This April marks my one year anniversary as a Massachusetts resident. Needless to say, last year's marathon weekend was quite a way to welcome me to Boston.
I actually missed the weekend as I had used the long weekend to fly back to Chicago to meet my wife and finish packing for the move
Being here this year is awesome! The town is buzzing with marathon electricity, moreso than ever due to last year's events (even a tad sensationalized in some aspects thanks to the media). Everywhere you look, the city is virtually painted blue and gold for the big event on Monday, and I'd argue the runners outnumber the non-runners. It's quite an amazing and uplifting experience.
While excited, I can't help feel a little morose, and yes, it's purely selfish. Marathon Monday will be here and instead of standing nervously in the chutes with my fellow running bretheren, I won't be running. I'm still quite a ways out from a qualifying time (3:10) and, well, I've never been good at asking for donations. Therefore, I'll be on the sidelines cheering my brains out for my friends and the other 36,000 runners on the course. My motivation is higher than ever and my legs will qualify me someday. You can count on it.
But, today I wanted to talk about a race that I did participate in over the weekend, the BAA 5k. While no where prestigious as the Boston Marathon, this race is still a pretty high profile event, with a lot of today's elite runners as participants. Given I didn't have the chance to run the marathon, my goal was to knock this race out of the park. Sadly, that didn't happen.
Early Saturday morning, we hopped the T (subway) to get to Boston Common. Due to last year's events, the Boston Athletic Association added a larger field to the race and had to move it to Boston Common to accommodate the larger field. We arrived early to meet some Team runDisney friends who came into Boston for the race and it was good to see them all. We always have a good time when we're all together. Most of the group was taking it easy, so they queued up in back. In fact, my wife told me as they were getting to start the race, the winners were arriving (it took most elites a little over 13:00 to finish).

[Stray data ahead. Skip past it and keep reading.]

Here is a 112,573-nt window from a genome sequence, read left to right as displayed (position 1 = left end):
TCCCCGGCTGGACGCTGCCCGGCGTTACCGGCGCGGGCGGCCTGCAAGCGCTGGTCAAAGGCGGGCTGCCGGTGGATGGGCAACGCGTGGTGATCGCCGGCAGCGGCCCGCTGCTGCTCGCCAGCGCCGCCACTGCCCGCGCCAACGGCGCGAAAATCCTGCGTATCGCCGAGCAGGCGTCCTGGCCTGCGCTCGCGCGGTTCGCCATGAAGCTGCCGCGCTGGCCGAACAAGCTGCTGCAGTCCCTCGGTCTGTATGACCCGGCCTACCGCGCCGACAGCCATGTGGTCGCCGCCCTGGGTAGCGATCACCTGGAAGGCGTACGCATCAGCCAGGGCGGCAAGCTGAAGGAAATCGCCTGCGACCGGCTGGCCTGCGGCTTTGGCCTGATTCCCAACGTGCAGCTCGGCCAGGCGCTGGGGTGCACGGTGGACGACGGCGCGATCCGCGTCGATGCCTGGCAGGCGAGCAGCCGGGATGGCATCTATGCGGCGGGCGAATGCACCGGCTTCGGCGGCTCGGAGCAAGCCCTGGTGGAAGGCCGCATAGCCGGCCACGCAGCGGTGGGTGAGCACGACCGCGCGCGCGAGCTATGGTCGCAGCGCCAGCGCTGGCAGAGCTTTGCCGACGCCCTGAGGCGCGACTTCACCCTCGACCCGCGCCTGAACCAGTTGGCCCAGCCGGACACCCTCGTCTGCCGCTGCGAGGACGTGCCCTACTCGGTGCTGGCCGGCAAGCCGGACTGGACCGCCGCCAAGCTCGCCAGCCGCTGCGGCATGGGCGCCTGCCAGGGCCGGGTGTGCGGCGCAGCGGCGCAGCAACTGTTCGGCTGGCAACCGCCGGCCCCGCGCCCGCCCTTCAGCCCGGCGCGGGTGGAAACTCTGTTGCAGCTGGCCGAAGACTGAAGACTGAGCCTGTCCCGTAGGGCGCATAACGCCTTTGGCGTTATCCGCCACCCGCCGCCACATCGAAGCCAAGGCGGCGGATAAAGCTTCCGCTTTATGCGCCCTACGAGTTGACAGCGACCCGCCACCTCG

Back to my race, I knew it was going to be a challenge when I noticed the race instructions stated that runners should seed themselves according to time. Unfortunately, this gives everyone a distorted view on their performance and everyone tends to line up at the front. Disney races are notorious for this problem. So much so, they finally got wise and added marshaled corrals to combat this.
Please, please, please be respectful of other runners and line up honestly to your pace. It is not only a major faux pas in the running world, but it's also incredibly unsafe. It affects the race experience of those around you, and really, it's just a shitty thing to do.
So, out of the chute we headed toward Commonwealth Avenue and, I swear, it was like herding cattle. Runners, were stacked six across the narrow Boston streets at paces well slower than where they corraled. It was utter mayhem. The race got so congested, I had to hop up on the grassy median and dodge trees, roots, and spectators. I got flustered and finally yelled, "Can you please (yes, I used please) stay the to right?" to the participants in front of me. Not surprisingly, I received a slew of stares back at me, however some other runners around me were thankful I voiced what they were thinking.
I was downtrodden. This was supposed to be my run, my chance to crank through the streets like a Ryan Hall or Moses Mosop, my run for Boston. I wanted to scream. My legs were aching to let loose and I was stuck behind the "good time, happy fun run brigade" with nowhere to go. Finally, at mile two, the area cleared enough for me to do my thing. But, unfortunately the damage was done.
I finished in 23:28, nearly 100 seconds past my goal time.
I know that the horiffic events of last year have motivated people to show their support and I applaud their dedication to the city and the sport. I, also understand this post may seem like a spoiled runner who couldn't get his way. However, in actuality it's more about etiquette and respecting the race. It only takes a second to work the Google on the internet machine and search for "race etiquette." You're bound to find a zillion pages dedicated to it. In fact, here's an old post I did on it
If you have friends who are new to running, make sure to take the time to educate them on runner's etiquette to make everyone's experience better.
After the race, we all headed to the Red Sox game, which was a great time (except for my wife who bought a Red Sox hat - Go Cubs).